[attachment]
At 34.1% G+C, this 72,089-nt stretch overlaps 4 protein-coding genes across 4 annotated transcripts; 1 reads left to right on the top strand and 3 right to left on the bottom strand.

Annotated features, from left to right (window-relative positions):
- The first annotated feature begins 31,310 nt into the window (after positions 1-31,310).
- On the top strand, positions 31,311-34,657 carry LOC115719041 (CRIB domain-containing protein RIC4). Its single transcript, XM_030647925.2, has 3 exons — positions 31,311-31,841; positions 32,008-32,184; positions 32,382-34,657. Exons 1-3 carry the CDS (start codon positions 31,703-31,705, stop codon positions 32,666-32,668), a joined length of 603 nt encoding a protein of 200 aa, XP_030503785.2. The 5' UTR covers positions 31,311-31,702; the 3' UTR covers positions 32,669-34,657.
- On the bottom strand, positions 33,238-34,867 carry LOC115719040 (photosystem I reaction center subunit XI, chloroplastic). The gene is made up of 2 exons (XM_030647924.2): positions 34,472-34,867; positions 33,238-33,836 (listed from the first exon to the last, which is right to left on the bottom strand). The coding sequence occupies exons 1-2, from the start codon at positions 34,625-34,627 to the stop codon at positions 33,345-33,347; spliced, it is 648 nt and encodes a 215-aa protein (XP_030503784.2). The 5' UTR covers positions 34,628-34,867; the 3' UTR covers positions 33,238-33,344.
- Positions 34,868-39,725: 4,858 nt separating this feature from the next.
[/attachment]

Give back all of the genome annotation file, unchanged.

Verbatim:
At 34.1% G+C, this 72,089-nt stretch overlaps 4 protein-coding genes across 4 annotated transcripts; 1 reads left to right on the top strand and 3 right to left on the bottom strand.

Annotated features, from left to right (window-relative positions):
- The first annotated feature begins 31,310 nt into the window (after positions 1-31,310).
- On the top strand, positions 31,311-34,657 carry LOC115719041 (CRIB domain-containing protein RIC4). Its single transcript, XM_030647925.2, has 3 exons — positions 31,311-31,841; positions 32,008-32,184; positions 32,382-34,657. Exons 1-3 carry the CDS (start codon positions 31,703-31,705, stop codon positions 32,666-32,668), a joined length of 603 nt encoding a protein of 200 aa, XP_030503785.2. The 5' UTR covers positions 31,311-31,702; the 3' UTR covers positions 32,669-34,657.
- On the bottom strand, positions 33,238-34,867 carry LOC115719040 (photosystem I reaction center subunit XI, chloroplastic). The gene is made up of 2 exons (XM_030647924.2): positions 34,472-34,867; positions 33,238-33,836 (listed from the first exon to the last, which is right to left on the bottom strand). The coding sequence occupies exons 1-2, from the start codon at positions 34,625-34,627 to the stop codon at positions 33,345-33,347; spliced, it is 648 nt and encodes a 215-aa protein (XP_030503784.2). The 5' UTR covers positions 34,628-34,867; the 3' UTR covers positions 33,238-33,344.
- Positions 34,868-39,725: 4,858 nt separating this feature from the next.